Anisotropic velocity model building based on parametric 2nd and 4th order RMO picking of CRP gathers will fail to resolve velocity complexity when the scale length of the velocity anomaly is small compared to the cable length of the acquisition. Recent advances in non-parametric picking algorithms have enabled us to successfully resolve additional complexity in the velocity structure using ray-based tomographic inversion of the non-parametric picks.
We thank the Sri Lanka Petroleum Resources Development Secretariat and Cairn India for permission to show the first case study, and Oranje-Nassau Energie EBN for the second study, and also to ION Geophysical for permission to present this work and to Ian Jones for help in preparing the material.
About the Author(s)
Juergen Fruehn, Project Leader and Senior Geophysicist with GX since October 1998, Juergen is a team leader responsible for supervising and running depth imaging projects, and has 15 years of experience in seismic processing, depth imaging and modelling. Juergen has specialised in imaging of accretionary structures (Alaska, Mediterranean Ridge, Makran) and more recently, at the Bullard Laboratories of the University of Cambridge (UK), in sub-basalt imaging. Juergen is a Fellow of the Geological Society and has a PhD in Geophysics from Kiel University (Germany). Juergen’s recent publications include: “Velocity model building in highly heterogeneous media – Norwegian North Sea”; “Factors affecting frequency content in preSDM imaging”; “Seismic velocity structure of the Mediterranean Accretionary Complex”; and “Integrated wide-angle and near-vertical sub-basalt study on large aperture seismic data from the Faeroe-Shetland region.”
Stuart Greenwood, Team Leader & Geophysicist joined GX Technology in 2006 and has spent over 3 years working as a processing geophysicist, and 5 years as an imaging geophysicist. Stuart gained a B.Sc. with Honours in Geophysics at Southampton University (UK) and an M.Sc. in Basin Evolution and Dynamics at Royal Holloway University (UK). Stuart has worked on pre- and post-migration processing as well as imaging, over many areas: the North Sea, offshore Angola, the Red Sea, offshore India, offshore Australia and the Norwegian Sea. Stuart has worked with Kirchhoff, Beam & RTM migrations and Tomographic and Full Waveform Inversion velocity model building. Stuart has also performed 2D geoscience modelling using the GXII software.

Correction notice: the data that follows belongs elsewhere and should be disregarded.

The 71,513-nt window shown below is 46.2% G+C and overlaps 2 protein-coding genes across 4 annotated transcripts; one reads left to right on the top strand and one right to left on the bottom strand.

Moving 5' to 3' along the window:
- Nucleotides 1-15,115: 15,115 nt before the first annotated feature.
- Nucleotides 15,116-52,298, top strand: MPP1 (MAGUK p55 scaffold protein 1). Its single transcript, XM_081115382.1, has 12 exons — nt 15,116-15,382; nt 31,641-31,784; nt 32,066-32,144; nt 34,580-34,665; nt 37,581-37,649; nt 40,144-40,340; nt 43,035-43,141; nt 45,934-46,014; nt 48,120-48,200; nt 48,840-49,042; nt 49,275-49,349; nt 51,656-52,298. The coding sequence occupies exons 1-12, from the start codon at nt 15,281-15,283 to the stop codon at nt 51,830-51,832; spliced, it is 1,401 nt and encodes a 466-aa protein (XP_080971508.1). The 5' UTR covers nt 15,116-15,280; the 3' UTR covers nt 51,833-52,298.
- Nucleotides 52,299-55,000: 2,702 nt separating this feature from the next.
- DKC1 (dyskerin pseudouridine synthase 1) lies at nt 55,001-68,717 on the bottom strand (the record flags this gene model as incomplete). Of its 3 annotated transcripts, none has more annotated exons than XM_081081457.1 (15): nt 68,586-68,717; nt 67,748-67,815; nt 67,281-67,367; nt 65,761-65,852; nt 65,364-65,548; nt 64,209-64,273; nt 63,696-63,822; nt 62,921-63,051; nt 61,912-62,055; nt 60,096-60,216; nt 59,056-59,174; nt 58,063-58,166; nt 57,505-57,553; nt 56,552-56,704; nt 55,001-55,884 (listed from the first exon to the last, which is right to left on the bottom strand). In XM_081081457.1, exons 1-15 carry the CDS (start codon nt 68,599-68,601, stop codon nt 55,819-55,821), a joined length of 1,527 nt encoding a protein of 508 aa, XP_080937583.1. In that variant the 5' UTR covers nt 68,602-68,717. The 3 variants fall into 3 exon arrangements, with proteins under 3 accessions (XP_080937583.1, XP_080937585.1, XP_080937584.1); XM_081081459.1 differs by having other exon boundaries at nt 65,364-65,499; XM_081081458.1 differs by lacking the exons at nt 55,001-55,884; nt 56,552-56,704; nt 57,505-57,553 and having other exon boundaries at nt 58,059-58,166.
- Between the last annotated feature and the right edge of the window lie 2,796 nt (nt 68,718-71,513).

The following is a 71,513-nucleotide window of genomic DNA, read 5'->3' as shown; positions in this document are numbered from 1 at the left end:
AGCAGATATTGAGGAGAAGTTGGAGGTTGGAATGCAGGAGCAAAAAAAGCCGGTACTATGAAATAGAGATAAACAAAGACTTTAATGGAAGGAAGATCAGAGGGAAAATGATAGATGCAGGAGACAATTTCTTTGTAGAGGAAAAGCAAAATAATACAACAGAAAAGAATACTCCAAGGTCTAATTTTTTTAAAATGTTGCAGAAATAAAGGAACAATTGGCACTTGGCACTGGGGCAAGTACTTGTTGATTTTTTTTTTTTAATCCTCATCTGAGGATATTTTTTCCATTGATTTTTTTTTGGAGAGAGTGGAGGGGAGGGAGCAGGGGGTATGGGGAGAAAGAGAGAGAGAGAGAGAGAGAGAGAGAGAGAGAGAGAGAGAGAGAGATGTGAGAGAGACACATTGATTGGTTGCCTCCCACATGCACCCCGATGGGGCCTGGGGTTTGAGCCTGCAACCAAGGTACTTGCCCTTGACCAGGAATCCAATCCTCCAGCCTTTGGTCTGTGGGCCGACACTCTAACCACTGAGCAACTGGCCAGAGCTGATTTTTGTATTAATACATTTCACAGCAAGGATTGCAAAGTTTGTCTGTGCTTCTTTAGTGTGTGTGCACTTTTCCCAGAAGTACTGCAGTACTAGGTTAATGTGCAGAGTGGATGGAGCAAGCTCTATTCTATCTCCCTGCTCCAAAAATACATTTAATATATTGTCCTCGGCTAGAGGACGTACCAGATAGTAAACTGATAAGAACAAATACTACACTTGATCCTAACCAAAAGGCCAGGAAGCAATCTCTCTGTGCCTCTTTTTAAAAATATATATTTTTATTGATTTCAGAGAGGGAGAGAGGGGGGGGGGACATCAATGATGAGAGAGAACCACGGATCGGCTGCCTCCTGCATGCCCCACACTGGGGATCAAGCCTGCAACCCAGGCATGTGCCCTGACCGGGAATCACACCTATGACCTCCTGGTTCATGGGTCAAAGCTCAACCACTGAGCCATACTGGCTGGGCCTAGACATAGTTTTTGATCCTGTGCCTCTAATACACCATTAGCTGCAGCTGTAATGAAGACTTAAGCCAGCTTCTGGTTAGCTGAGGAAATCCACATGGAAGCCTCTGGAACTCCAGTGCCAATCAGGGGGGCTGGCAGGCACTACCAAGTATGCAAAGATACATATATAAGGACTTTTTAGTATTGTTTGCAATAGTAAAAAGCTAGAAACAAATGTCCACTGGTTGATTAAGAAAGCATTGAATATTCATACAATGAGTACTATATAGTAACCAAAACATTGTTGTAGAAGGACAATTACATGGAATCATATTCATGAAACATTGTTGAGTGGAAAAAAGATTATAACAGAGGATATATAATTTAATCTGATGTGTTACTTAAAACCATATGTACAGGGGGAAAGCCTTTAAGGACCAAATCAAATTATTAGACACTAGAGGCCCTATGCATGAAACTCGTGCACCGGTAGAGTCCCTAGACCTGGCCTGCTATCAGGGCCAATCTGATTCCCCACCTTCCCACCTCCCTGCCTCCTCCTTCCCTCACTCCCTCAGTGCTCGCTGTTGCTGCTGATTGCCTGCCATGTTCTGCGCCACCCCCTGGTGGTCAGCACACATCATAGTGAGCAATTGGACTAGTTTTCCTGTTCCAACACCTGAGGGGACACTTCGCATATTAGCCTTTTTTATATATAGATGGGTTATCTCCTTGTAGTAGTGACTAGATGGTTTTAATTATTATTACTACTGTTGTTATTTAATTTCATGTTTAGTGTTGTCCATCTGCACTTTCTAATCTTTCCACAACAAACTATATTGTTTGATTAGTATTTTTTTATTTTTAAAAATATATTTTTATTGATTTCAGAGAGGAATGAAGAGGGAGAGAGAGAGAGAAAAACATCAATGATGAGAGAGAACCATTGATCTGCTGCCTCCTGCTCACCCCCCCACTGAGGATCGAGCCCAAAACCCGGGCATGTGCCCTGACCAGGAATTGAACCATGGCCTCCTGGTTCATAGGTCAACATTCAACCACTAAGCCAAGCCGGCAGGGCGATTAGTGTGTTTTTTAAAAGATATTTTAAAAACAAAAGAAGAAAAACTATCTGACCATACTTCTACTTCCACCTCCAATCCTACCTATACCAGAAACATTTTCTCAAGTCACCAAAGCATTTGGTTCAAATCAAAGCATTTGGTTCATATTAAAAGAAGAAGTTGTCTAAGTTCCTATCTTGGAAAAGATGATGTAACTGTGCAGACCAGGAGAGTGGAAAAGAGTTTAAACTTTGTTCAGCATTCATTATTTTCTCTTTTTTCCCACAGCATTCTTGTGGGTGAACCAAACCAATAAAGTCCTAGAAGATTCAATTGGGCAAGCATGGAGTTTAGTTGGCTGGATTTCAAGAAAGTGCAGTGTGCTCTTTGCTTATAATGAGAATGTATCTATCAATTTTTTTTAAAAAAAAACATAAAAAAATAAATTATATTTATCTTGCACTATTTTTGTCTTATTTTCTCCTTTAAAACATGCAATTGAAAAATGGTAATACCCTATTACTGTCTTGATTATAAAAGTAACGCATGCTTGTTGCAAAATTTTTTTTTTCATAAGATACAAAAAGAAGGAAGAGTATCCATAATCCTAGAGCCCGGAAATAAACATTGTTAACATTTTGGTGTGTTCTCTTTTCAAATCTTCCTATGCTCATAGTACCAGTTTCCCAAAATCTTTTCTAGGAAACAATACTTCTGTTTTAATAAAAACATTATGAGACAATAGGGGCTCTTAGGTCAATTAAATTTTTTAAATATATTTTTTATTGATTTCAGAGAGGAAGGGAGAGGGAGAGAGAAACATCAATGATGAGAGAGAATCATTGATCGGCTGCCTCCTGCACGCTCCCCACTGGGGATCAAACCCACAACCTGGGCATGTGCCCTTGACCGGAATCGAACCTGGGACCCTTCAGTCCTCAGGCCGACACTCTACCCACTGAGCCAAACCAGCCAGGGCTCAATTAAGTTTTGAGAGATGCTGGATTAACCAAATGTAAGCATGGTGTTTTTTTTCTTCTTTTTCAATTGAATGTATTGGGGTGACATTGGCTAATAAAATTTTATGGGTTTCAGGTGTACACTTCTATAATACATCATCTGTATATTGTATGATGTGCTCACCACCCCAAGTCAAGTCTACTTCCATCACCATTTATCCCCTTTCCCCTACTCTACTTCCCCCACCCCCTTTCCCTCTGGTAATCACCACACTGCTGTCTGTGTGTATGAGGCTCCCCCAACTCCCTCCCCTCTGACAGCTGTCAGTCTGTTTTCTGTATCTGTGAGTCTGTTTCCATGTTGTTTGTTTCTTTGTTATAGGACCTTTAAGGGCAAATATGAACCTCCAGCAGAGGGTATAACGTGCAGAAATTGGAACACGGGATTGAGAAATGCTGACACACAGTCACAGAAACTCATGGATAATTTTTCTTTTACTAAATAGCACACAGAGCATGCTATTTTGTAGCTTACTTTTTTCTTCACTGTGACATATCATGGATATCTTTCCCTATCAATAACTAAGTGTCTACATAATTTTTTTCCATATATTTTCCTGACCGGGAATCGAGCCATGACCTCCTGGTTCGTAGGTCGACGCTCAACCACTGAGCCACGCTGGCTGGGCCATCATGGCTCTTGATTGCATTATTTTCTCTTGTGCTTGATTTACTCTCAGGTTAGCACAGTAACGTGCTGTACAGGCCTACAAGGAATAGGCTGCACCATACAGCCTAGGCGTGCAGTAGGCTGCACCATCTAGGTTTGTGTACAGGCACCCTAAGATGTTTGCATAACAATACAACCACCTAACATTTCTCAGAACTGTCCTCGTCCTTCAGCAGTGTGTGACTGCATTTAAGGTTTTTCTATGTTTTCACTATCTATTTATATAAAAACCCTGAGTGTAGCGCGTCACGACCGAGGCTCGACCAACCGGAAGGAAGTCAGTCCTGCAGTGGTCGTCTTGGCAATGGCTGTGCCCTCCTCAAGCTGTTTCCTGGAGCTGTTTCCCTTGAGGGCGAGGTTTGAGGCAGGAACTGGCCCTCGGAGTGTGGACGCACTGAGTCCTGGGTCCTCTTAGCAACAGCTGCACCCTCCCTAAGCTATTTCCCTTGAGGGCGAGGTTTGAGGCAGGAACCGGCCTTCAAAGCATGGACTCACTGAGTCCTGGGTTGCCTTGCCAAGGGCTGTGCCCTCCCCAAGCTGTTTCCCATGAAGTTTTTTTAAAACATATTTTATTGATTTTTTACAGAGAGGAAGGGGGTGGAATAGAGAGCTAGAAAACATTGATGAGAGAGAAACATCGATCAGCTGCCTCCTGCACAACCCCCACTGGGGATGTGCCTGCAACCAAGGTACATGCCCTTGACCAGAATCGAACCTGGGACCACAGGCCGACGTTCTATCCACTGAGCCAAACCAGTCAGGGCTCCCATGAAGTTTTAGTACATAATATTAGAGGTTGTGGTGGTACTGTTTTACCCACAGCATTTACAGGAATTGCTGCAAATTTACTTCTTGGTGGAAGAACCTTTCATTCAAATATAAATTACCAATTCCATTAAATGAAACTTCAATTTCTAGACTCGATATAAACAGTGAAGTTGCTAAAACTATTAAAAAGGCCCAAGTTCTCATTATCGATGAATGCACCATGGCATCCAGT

Victoria Valler, Senior Imaging Geophysicist joined ION-GXT in October 2006 as a geophysicist and has worked mainly in depth imaging and velocity model building. Projects have included sub-salt and sub-basalt imaging; and single and multi-azimuth surveys using a variety of migration algorithms in the areas of the North Sea, the NE Atlantic margin, and offshore India and Africa. Prior to joining ION-GXT, Victoria obtained a Ph.D. in Marine Geophysics (Imperial College London) where she researched the break-up of India and the Seychelles using seismic reflection data and potential field modelling, and an M.Geophys. with 1st Class Honours (University of Leeds, UK) including a year placement at UC Santa Barbara.
Dejan Sekulic, Senior Geophysicist joined the GX Technology team in 2003 as an imaging geophysicist following a four years working for ADS/ Core-Lab and for Western Geophysical as a depth imager. When working at ADS, Dejan worked for a several months in Villahermosa, Mexico, and has continued to grow his international experience in depth imaging working in GX Technology offices in Caracas, Venezuela and Cairo, Egypt. He holds a B.Sc. in Geophysics from the University of Belgrade, and an M.Sc. in Geophysics from the University of Houston.